Rising home prices helped more than 700,000 homeowners regain equity in their homes during first quarter, but 11.4 million borrowers still owed more on their mortgage than their homes were worth, according to the latest report from data aggregator CoreLogic.
The number of U.S homeowners with negative equity declined by 6 percent in the first quarter compared to the fourth quarter, leaving 23.7 percent of all homes with mortgages underwater. That’s down from 25.2 percent in the fourth quarter.
When the 2.3 million borrowers with less than 5 percent equity, which CoreLogic calls "near-negative equity," are included, 28.5 percent of mortgaged homes were either underwater or nearly underwater in the first quarter, down from 30.1 percent.
All told, negative equity nationwide totaled $691 billion in the first quarter, down from $742 billion the previous quarter. The decrease was largely due to home-price increases, CoreLogic said.
"In the first quarter of 2012, rebounding home prices, a healthier balance of real estate supply and demand, and a slowing share of distressed sales activity helped to reduce the negative equity share," said Mark Fleming, chief economist for CoreLogic, in a statement.
"This is a meaningful improvement that is driven by quickly improving outlooks in some of the hardest-hit markets. While the overall stagnating economic recovery will likely slow housing market recovery in the second half of this year, reducing the number of underwater households is an important step toward reducing future mortgage default risk."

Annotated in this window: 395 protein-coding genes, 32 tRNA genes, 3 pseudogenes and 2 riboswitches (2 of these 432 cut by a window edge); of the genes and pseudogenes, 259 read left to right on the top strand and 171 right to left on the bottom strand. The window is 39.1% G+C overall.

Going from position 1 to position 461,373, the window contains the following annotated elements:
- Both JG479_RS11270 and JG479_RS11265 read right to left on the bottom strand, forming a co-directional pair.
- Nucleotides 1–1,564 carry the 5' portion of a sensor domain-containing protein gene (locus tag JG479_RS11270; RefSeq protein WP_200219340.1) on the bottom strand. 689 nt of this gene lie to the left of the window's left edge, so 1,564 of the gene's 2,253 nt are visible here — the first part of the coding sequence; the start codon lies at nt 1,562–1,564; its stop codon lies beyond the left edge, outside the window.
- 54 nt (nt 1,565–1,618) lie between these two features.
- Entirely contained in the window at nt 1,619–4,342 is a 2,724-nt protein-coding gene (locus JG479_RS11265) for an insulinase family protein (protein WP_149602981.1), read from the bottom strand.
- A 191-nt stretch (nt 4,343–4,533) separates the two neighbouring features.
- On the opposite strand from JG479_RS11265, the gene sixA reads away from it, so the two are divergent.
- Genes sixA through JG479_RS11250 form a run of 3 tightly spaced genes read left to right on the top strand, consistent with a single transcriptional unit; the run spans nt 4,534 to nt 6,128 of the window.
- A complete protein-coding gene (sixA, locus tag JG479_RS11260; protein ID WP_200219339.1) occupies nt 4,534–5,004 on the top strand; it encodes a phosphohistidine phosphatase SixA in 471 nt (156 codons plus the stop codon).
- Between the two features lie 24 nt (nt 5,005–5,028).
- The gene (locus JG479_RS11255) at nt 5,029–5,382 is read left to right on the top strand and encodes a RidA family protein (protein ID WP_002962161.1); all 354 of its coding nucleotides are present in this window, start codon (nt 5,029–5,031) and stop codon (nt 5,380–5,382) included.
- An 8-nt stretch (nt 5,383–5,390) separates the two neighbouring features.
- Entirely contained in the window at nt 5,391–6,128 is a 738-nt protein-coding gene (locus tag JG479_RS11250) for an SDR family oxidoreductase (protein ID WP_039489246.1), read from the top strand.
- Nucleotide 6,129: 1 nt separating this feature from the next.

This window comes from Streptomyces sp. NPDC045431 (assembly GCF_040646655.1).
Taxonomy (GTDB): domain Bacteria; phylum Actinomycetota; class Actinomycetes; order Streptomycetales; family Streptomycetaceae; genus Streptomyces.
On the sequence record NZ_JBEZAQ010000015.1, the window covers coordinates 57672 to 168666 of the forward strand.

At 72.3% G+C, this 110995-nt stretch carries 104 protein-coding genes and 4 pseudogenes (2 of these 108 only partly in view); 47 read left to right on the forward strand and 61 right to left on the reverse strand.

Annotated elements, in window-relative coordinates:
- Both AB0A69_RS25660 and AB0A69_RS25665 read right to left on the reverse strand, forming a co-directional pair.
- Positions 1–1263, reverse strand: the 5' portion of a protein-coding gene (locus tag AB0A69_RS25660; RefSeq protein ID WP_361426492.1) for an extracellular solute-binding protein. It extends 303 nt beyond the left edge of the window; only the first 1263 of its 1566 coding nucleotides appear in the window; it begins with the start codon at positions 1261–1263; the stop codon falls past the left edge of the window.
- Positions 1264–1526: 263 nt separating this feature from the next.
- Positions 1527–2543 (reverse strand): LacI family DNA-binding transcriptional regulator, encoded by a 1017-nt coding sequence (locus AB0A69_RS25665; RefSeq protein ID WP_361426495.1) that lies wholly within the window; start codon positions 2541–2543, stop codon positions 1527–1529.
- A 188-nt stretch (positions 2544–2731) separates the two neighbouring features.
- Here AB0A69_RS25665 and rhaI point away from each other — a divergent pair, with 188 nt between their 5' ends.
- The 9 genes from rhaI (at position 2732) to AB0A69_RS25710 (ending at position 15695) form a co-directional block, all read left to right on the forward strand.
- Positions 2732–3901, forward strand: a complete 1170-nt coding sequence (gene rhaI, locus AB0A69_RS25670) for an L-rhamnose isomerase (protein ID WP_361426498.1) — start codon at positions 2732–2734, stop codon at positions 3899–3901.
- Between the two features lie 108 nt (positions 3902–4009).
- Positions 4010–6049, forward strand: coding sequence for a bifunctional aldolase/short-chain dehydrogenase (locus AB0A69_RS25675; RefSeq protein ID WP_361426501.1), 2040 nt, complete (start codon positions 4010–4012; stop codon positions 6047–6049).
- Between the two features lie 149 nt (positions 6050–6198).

Some 1.9 million borrowers were only 5 percent upside down in the first quarter, meaning further price appreciation could move them into positive territory.
Among states, Nevada had the highest share of mortgaged loans in negative equity (61 percent) followed by Florida (45 percent), Arizona (43 percent), Georgia (37 percent) and Michigan (35 percent), CoreLogic said.
Negative equity is concentrated at the low end of the market, CoreLogic said. Among homes under $200,000, 31 percent were upside down, compared with 15.9 percent among homes worth more than $200,000.
The majority of the underwater homeowners — 6.9 million — had only a first mortgage with no home equity loans, and owed an average of $212,000 on their mortgages with negative equity averaging $47,000.
While 19 percent of these borrowers were underwater in the first quarter, the negative equity share among borrowers with both first liens and second liens was more than twice that, 39 percent. Those 4.5 million borrowers owed an average of $299,000 and were underwater by an average of $82,000.
Starting with this report, CoreLogic revised the methodology it uses to calculate negative equity and has therefore revised its historical data for both the nation and states.
Below are revised figures beginning with the third quarter of 2009.
|Revised National Negative Equity|
|Time period||Negative equity loan count (in millions)||Negative equity share|
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